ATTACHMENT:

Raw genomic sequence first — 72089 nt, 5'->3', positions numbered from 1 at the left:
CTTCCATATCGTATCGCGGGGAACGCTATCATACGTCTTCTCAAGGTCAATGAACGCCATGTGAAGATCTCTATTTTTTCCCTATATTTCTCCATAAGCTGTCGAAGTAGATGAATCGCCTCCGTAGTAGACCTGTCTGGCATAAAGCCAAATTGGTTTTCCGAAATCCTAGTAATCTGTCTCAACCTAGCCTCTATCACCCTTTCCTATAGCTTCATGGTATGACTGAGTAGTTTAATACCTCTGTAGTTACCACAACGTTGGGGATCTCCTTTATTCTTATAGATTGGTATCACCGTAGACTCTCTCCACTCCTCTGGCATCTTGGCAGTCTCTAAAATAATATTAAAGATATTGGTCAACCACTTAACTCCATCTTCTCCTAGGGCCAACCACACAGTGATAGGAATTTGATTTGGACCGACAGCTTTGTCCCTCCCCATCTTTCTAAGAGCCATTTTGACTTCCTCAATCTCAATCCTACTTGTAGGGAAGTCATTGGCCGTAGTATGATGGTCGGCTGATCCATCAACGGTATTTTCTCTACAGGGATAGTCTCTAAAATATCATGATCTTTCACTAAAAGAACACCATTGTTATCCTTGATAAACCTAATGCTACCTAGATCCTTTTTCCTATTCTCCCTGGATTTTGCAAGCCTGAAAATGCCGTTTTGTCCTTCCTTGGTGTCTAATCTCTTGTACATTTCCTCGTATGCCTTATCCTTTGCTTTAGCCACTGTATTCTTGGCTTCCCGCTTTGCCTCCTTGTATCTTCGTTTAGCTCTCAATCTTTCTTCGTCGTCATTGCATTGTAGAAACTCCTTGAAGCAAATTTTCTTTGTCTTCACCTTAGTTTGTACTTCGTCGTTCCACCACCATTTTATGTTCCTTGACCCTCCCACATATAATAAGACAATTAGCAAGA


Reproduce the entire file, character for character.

Raw genomic sequence first — 72089 nt, 5'->3', positions numbered from 1 at the left:
CTTCCATATCGTATCGCGGGGAACGCTATCATACGTCTTCTCAAGGTCAATGAACGCCATGTGAAGATCTCTATTTTTTCCCTATATTTCTCCATAAGCTGTCGAAGTAGATGAATCGCCTCCGTAGTAGACCTGTCTGGCATAAAGCCAAATTGGTTTTCCGAAATCCTAGTAATCTGTCTCAACCTAGCCTCTATCACCCTTTCCTATAGCTTCATGGTATGACTGAGTAGTTTAATACCTCTGTAGTTACCACAACGTTGGGGATCTCCTTTATTCTTATAGATTGGTATCACCGTAGACTCTCTCCACTCCTCTGGCATCTTGGCAGTCTCTAAAATAATATTAAAGATATTGGTCAACCACTTAACTCCATCTTCTCCTAGGGCCAACCACACAGTGATAGGAATTTGATTTGGACCGACAGCTTTGTCCCTCCCCATCTTTCTAAGAGCCATTTTGACTTCCTCAATCTCAATCCTACTTGTAGGGAAGTCATTGGCCGTAGTATGATGGTCGGCTGATCCATCAACGGTATTTTCTCTACAGGGATAGTCTCTAAAATATCATGATCTTTCACTAAAAGAACACCATTGTTATCCTTGATAAACCTAATGCTACCTAGATCCTTTTTCCTATTCTCCCTGGATTTTGCAAGCCTGAAAATGCCGTTTTGTCCTTCCTTGGTGTCTAATCTCTTGTACATTTCCTCGTATGCCTTATCCTTTGCTTTAGCCACTGTATTCTTGGCTTCCCGCTTTGCCTCCTTGTATCTTCGTTTAGCTCTCAATCTTTCTTCGTCGTCATTGCATTGTAGAAACTCCTTGAAGCAAATTTTCTTTGTCTTCACCTTAGTTTGTACTTCGTCGTTCCACCACCATTTTATGTTCCTTGACCCTCCCACATATAATAAGACAATTAGCAAGA